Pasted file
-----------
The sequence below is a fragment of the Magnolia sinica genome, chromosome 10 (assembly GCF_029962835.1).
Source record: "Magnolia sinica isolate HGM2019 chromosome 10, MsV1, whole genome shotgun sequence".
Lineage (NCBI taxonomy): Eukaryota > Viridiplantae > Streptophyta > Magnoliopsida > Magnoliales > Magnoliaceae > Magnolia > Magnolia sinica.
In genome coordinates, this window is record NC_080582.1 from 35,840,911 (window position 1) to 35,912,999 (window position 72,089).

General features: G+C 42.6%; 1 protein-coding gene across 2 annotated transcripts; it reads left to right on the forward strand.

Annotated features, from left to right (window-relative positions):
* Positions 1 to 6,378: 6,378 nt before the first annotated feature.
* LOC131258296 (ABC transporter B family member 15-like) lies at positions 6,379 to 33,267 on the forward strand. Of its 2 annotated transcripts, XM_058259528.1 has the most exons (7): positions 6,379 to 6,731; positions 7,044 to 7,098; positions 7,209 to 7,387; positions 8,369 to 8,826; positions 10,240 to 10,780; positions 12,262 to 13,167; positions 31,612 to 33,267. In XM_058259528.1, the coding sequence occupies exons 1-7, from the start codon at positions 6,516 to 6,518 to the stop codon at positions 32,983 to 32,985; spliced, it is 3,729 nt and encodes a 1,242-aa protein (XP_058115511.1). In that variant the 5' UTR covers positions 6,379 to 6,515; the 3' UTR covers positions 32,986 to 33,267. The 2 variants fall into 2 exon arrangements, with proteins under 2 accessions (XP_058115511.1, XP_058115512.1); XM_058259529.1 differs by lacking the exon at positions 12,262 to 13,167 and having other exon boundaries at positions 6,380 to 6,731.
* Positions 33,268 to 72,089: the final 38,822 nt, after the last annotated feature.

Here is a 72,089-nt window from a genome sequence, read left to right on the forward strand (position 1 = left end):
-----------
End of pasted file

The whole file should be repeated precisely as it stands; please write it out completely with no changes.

The sequence below is a fragment of the Magnolia sinica genome, chromosome 10 (assembly GCF_029962835.1).
Source record: "Magnolia sinica isolate HGM2019 chromosome 10, MsV1, whole genome shotgun sequence".
Lineage (NCBI taxonomy): Eukaryota > Viridiplantae > Streptophyta > Magnoliopsida > Magnoliales > Magnoliaceae > Magnolia > Magnolia sinica.
In genome coordinates, this window is record NC_080582.1 from 35,840,911 (window position 1) to 35,912,999 (window position 72,089).

General features: G+C 42.6%; 1 protein-coding gene across 2 annotated transcripts; it reads left to right on the forward strand.

Annotated features, from left to right (window-relative positions):
* Positions 1 to 6,378: 6,378 nt before the first annotated feature.
* LOC131258296 (ABC transporter B family member 15-like) lies at positions 6,379 to 33,267 on the forward strand. Of its 2 annotated transcripts, XM_058259528.1 has the most exons (7): positions 6,379 to 6,731; positions 7,044 to 7,098; positions 7,209 to 7,387; positions 8,369 to 8,826; positions 10,240 to 10,780; positions 12,262 to 13,167; positions 31,612 to 33,267. In XM_058259528.1, the coding sequence occupies exons 1-7, from the start codon at positions 6,516 to 6,518 to the stop codon at positions 32,983 to 32,985; spliced, it is 3,729 nt and encodes a 1,242-aa protein (XP_058115511.1). In that variant the 5' UTR covers positions 6,379 to 6,515; the 3' UTR covers positions 32,986 to 33,267. The 2 variants fall into 2 exon arrangements, with proteins under 2 accessions (XP_058115511.1, XP_058115512.1); XM_058259529.1 differs by lacking the exon at positions 12,262 to 13,167 and having other exon boundaries at positions 6,380 to 6,731.
* Positions 33,268 to 72,089: the final 38,822 nt, after the last annotated feature.

Here is a 72,089-nt window from a genome sequence, read left to right on the forward strand (position 1 = left end):